Ready, aim. . .
The parade begins forming at the Jigger Shop at 6:30 p.m., Friday, Oct. 30.

Marchers -- accompanied by a Halloween Band, shrieking fire engines, and goblins galore -- begin the festive procession promptly at 7:00 p.m. . . . tromping, whirling and cavorting down Route 117.

Advisory to newcomers: Parade marchers outnumber parade spectators by a margin of 10 to one, but nobody seems to mind. Everybody winds up at the fire hall where the fare includes grilled hot dogs, a cake walk and fun -- plenty of it -- for all ages.

(Dale Grundon photo)

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In Other News 

All that glitters? Planners assessing the
economic impact of a proposed 570-acre hotel and water park complex four miles east of Mt. Gretna say "The Preserve at Historic Cornwall Village" would pump $78 million in wages and salaries into the economy, the Lebanon Daily News reported.
The report forecasts 2,240 new construction jobs while the 10-year building project is underway -- with 505 permanent jobs remaining when the hotel, with its indoor
water park and surrounding 590 homes, stores, offices and marina are finished.
Yet amid all the alluring numbers, Cornwall Borough president Carl Hilton told the newspaper that although the added tax revenues -- an estimated $1.9 million annually --would be "welcomed money," he added a word of caution. Said Mr. Hilton, "Residents are not 100% concurring that they want this project."
For an aerial view of the proposed development area, around what is referred to as "Penryn Lake," the water-filled former iron mine quarry, click here.

Summer's gone, but the flowers linger. And so, as usual, does Mary Hernley. Throughout October, she intends to be right at the same spot on Route 117 where she's been for the past 44 years.
True, flower sales usually drop off sharply after Labor Day. How much? "Oh, I don't know," she says. "Maybe by half." But that doesn't deter Mary, who remains at her
Mary Hernley, in charge of cheer-up for over 40 years post, a study in perpetual motion as she flits about -- arranging, trimming and repositioning colorful assortments throughout each Friday and Saturday.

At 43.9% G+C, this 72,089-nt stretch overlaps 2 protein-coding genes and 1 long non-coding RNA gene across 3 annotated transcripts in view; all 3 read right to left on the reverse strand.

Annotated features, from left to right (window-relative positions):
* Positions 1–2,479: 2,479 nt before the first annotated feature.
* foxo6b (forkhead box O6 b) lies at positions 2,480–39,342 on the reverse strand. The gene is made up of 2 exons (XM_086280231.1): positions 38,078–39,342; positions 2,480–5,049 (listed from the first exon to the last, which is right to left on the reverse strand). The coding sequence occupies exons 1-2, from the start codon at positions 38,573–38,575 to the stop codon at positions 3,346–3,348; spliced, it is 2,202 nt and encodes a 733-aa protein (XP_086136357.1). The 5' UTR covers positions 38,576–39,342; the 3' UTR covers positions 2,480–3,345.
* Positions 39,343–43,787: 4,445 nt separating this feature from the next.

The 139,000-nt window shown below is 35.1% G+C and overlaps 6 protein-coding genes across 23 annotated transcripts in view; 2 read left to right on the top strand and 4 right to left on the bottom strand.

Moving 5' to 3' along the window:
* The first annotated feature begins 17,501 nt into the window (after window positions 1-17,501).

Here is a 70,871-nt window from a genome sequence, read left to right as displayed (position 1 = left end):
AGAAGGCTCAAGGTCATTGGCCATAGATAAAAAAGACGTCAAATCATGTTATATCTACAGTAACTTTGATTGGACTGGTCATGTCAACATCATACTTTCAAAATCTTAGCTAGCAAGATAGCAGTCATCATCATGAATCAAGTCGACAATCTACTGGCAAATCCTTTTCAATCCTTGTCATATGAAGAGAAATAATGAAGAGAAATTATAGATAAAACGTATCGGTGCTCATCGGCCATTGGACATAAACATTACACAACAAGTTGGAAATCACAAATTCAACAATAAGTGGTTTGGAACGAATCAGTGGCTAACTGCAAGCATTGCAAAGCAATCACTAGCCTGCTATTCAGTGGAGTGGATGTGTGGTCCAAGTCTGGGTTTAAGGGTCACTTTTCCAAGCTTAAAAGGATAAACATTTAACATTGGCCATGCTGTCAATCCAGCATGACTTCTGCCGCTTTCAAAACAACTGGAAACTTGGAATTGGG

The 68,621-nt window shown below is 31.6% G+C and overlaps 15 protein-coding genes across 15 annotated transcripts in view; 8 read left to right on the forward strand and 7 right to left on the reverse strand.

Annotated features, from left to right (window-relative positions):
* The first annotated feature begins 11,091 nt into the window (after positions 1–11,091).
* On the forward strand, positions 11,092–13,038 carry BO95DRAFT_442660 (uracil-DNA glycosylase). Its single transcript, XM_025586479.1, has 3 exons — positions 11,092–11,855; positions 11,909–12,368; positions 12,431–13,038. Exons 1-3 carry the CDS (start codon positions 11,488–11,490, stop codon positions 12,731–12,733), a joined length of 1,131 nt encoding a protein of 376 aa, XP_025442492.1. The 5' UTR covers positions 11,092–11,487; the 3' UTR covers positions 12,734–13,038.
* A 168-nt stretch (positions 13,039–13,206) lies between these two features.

Along with her flowers, she also offers bakery items that often include the sticky buns many Mt. Gretnans find irresistible, baked by Marci Baum, one of her daughters.
Also on sale are fresh fruits, vegetables and brown eggs from the farm she and husband Peter operate along Hernley Road in nearby Manheim. That farm, with its sheepskin deed signed by William Penn, has been in their family since the 1700s. Profits from their enterprise go to missionaries that Mary and Peter support throughout the world.
Regardless of the assortments at her stand, however, Mary maintains that's she's not really selling flowers. "I am," she says, "in the 'cheer-up' business."

The annual art studio driving tour across three Central Pennsylvania counties Nov. 7-8 will include stops in Mt. Gretna, where 11 of the tour's 35 exhi
http://img.constantcontact.com/ui/stock1/0i6x9g3e.jpg biting artists will display their works in home studios and the La Cigale design center along Route 117.
Mt. Gretna artists opening their studios to visitors will be  Shelby Applegate, Floss Russell and Eva Stina Bender in Timber Hills and Madelaine Gray, Elizabeth Stutzman and Frederick Swarr in the Campmeeting. At La Cigale will be the works of Garrett Van Hoesen, former Mt. Gretnan Barb Fishman, Spring Hill Acres artist Susan Afflerbach, Monica Baebler and Bob Terwilliger. Hours are 10:00 a.m. to 5:00 p.m. Saturday and 12:00 to 5 p.m. Sunday. See
website for details.

Planning a "Wall of Honor" that will go up in the newly expanded Mt. Gretna fire
Ready, aim. . . hall next year, fund-raising chairman Tom Mayer (left) and fire company president Joe Shay review the tributes that contributors have indicated they'll use to commemorate those they have chosen to honor.

Among the gifts already in is one by an anonymous donor who made a pledge of $2,500 annually over the next five years to salute "Mt. Gretna's First Responders."
Others possible honoree categories include:

  • Loved ones who have died.
  • People who have served the Mt. Gretna community for years.
  • Someone they met at Mt. Gretna who became a life long friend.
  • Former teachers who made a difference in their lives. 
  • Organizations that have made a difference in the Mt. Gretna community or the country. 
  • Parents and other relatives.

Tom and Joe meet weekly to work out the details of a campaign that they hope will raise $400,000 to "burn the mortgage" on the fire company's newly expanded facility and pay for new equipment as older fire engines must be replaced.
Others wishing to join the fire company's Wall of Honor may initiate their five-year annual pledges (in amounts of $500, $1,000, $2,500, $5,000 or $10,000) with donations to: Mt. Gretna Fire Company, P. O. Box 177, Mt. Gretna, PA 17064. Tom Mayer has details (964-1987; e-mail
tcmtao@aol.com).

Gretna Music's
winter season at Elizabethtown College begins Oct. 30 with
du
Gretna Music o pianists Marc-Antonio Barone and Charles Abramovic.
Other highlights: The Raleigh Ringers, Dec. 6, the Vienna Boys Choir Dec. 17, Chinese pipa virtuoso Wu Man Feb. 14, and the Orpheus Chamber Orchestra Mar. 19. An optional dinner and pre-concert discussion precede all performances.  See
website.

Hike to Governor Dick Tower in the moonlight? Two opportunities ar
Bring a flashlight e coming up:
Join the Fall Moonlight Amble Saturday, Oct. 3, starting at the Nature Center in Governor Dick Park, then meandering up the mountainside. At the tower, talks will focus on night vision and how other senses are enhanced.